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February 27, 2018
The Light Waits for No One by Camila Audrey
March 1, 2018

We Don’t Bite the Bullet by Kyle Hemmings

We Don’t Bite the Bullet

Cat and I are standing at an outside concert listening to Marvy Walker and The Toss-Ups. It’s early evening, the sky full of red and orange streaks, the air brisk, but not overly so, and the far Evergreens in the park seem to sway to the music but it’s really an occasional breeze. Cat is gently swaying too, looking hipster in her blue denim shirt and lace short shorts. I’m not really a big fan of Marvy, but Cat was raised on his music, part surfer rock , part stoner rock with lyrics from some Zen dude who denies he still does drugs. After the first set is finished, Marvy stands at the edge of the stage, arms outstretched as if to say, “Are we still kicking ass or what?” He just turned 62 a few weeks ago. The crowd goes haywire. More, more, they shout, even the little kids on their parents’ shoulders. And it’s just then when a volley of shots ring out, another volley and another and getting closer, louder, I grab Cat’s neck and push her down but it’s too late. Just like in that song by Carol King. Cat and I have been shot full of holes.

Now here’s the thing you’ll find hard to believe. The doctor is telling Cat and I as we sit on the same emergency room stretcher that the bullets left clean holes. We didn’t lose blood. No damage to internal organs. No need to operate because there’s nothing to remove. The bullets went in and out. No need for skin grafts and all that stuff. Cat and I will walk around for the rest of our days with holes in our bodies, one in her head, and one near my lower spine. He’s says you both will feel lighter and people might make fun of your holes, especially at the beach, but you know, people, they get jealous over anything. The only side effect, he says, is that you might feel an uncomfortable gush of air through your head (Cat’s) or an occasional leaking of air or water (the two of us). In other words, no real damage. It’s something you can live with. The body will build its own detour routes and will adjust. He closes his chart, shares a pert smile, and leaves.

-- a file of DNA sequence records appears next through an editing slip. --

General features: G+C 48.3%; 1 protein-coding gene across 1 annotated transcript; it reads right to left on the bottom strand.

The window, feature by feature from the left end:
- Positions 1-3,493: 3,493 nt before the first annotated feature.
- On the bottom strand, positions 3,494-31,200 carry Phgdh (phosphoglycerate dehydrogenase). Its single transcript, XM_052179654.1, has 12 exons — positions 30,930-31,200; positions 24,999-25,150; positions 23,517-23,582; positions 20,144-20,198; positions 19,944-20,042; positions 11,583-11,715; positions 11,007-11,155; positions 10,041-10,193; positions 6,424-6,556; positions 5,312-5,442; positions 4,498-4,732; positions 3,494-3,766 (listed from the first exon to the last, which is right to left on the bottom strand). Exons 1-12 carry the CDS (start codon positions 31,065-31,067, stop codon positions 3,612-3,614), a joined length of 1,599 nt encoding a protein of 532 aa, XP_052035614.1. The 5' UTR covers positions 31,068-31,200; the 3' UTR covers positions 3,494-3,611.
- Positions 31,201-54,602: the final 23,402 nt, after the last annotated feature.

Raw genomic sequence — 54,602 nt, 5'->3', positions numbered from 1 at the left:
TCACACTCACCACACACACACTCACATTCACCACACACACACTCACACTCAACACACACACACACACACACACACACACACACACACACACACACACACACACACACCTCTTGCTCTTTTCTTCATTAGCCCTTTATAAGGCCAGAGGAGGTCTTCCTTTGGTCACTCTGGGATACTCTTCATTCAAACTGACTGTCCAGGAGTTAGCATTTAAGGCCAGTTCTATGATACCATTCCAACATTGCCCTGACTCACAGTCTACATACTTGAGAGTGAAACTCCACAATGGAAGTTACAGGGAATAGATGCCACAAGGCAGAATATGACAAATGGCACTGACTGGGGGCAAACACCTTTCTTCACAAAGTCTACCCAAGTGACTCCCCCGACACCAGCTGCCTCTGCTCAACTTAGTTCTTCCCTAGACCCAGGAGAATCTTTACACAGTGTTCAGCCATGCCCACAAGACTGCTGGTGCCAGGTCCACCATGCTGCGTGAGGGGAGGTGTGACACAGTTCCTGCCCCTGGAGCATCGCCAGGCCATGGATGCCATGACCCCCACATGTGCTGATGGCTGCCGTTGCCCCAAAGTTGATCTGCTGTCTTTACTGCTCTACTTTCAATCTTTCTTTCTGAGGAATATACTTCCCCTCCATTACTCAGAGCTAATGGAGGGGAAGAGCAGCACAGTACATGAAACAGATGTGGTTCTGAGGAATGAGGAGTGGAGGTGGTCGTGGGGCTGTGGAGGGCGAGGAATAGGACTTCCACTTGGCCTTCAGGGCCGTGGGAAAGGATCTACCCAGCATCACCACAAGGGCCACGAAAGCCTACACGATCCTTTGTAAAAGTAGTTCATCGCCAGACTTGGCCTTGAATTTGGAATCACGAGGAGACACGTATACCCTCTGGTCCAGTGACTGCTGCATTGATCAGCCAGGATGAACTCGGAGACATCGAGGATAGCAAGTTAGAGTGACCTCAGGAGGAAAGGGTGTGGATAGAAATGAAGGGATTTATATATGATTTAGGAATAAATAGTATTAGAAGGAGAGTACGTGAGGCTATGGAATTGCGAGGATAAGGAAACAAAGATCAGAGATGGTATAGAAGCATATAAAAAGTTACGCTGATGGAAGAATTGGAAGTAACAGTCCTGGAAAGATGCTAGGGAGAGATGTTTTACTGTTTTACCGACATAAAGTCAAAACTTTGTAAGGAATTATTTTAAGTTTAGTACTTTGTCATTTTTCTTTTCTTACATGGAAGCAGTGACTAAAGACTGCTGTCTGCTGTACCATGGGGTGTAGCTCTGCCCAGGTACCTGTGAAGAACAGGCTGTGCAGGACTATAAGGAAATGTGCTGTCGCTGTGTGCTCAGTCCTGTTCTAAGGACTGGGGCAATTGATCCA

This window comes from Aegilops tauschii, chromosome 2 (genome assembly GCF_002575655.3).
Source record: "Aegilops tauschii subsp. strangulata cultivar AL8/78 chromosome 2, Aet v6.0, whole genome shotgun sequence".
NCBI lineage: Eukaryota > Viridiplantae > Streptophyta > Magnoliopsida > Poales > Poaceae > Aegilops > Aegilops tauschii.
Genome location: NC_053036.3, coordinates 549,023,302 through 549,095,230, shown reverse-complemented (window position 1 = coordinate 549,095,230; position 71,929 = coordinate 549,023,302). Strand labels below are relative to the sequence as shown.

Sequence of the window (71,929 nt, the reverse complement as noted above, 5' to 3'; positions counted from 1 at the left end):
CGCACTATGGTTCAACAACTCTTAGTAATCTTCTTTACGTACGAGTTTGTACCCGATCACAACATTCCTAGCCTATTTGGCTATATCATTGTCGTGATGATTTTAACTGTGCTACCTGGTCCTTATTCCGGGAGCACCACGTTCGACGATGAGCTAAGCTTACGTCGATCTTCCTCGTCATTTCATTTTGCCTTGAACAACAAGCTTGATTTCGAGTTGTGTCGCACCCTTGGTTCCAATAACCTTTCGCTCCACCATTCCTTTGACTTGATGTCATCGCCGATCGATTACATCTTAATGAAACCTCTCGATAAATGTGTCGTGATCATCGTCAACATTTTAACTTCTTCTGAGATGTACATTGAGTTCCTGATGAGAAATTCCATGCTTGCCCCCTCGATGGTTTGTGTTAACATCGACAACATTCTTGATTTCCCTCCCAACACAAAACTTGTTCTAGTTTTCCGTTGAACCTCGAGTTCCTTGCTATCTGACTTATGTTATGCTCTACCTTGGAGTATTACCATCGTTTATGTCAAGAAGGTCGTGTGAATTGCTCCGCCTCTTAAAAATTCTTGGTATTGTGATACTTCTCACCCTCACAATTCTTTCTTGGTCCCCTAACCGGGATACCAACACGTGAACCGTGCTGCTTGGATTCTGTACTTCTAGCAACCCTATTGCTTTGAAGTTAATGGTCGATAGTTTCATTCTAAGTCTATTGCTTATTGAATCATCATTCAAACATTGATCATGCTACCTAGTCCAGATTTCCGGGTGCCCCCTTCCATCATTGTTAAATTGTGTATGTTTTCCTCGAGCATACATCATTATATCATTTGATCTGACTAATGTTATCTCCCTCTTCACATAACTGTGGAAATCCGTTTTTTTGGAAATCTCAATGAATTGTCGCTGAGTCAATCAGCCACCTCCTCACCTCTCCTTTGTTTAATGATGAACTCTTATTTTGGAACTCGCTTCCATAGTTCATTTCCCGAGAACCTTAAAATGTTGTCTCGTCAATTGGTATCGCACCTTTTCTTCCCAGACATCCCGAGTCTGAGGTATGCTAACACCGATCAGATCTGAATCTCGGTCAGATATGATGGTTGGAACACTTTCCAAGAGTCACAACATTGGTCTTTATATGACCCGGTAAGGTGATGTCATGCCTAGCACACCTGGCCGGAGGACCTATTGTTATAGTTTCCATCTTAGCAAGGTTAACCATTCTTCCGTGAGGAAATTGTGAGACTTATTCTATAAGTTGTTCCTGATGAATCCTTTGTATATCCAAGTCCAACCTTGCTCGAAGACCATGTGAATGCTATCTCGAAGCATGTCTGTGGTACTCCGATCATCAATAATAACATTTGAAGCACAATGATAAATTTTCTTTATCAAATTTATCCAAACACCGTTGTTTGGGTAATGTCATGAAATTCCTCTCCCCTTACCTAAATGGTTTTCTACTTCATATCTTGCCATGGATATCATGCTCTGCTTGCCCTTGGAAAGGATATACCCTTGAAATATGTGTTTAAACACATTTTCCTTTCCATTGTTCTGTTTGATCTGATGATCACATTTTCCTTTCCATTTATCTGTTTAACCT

Now that’s the story we want you to believe. We don’t want you believing in something a lot messier. Like Cat in the ICU bed next to me is in critical condition and may never talk again or have full vision. Or that I, with that bullet in a tricky location, might never walk again. Not to mention the other bullets. Or how for years to come we will keep dreaming of the split second spray of bullets that entered us by chance only. We don’t want you to believe that. We want you to believe in miracles. Cat and I will continue to walk upright and talk and love and sing and wash clothes with all bullet holes intact. Because we believe in miracles. We believe in stories. We believe in a future. We like what we envision behind closed eyes. And we’re going to walk out of this place alive. It’s also a line, by the way, in a song by Marvy and the Toss-Ups.


Kyle Hemmings is a retired health care worker. His latest collections of poetry/prose are Scream from Scars publications and Split Brain on Amazon Kindle. He has been published in Otata, Wigleaf, Haibun Today, [b]oink, and elsewhere. He loves 50s Sci-Fi movies, manga comics, and pre-punk garage bands of the 60s.